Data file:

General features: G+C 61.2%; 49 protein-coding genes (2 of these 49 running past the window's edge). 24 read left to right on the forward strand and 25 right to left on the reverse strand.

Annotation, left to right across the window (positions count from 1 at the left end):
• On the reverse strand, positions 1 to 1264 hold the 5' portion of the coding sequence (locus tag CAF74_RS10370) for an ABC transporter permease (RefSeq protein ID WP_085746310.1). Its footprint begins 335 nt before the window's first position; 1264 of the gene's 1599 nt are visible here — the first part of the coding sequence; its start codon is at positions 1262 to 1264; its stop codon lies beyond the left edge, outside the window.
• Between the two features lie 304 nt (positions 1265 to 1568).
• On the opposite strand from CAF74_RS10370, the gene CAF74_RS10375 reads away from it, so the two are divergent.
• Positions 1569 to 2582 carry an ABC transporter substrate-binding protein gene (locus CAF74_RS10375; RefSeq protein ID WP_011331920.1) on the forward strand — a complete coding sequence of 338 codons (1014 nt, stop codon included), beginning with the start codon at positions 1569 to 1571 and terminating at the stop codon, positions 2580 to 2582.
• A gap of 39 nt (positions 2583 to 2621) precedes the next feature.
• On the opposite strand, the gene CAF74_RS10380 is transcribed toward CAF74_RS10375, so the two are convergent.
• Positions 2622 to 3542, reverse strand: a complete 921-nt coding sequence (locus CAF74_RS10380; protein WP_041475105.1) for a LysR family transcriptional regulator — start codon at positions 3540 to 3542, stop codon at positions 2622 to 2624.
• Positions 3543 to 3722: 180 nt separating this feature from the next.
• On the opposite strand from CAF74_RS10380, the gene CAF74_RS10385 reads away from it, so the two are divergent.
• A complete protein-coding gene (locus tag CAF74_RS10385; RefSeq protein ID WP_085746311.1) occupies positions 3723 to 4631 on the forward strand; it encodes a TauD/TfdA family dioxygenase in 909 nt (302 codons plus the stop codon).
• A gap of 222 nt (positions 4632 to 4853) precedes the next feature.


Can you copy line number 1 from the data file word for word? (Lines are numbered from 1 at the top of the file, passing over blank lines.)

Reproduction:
General features: G+C 61.2%; 49 protein-coding genes (2 of these 49 running past the window's edge). 24 read left to right on the forward strand and 25 right to left on the reverse strand.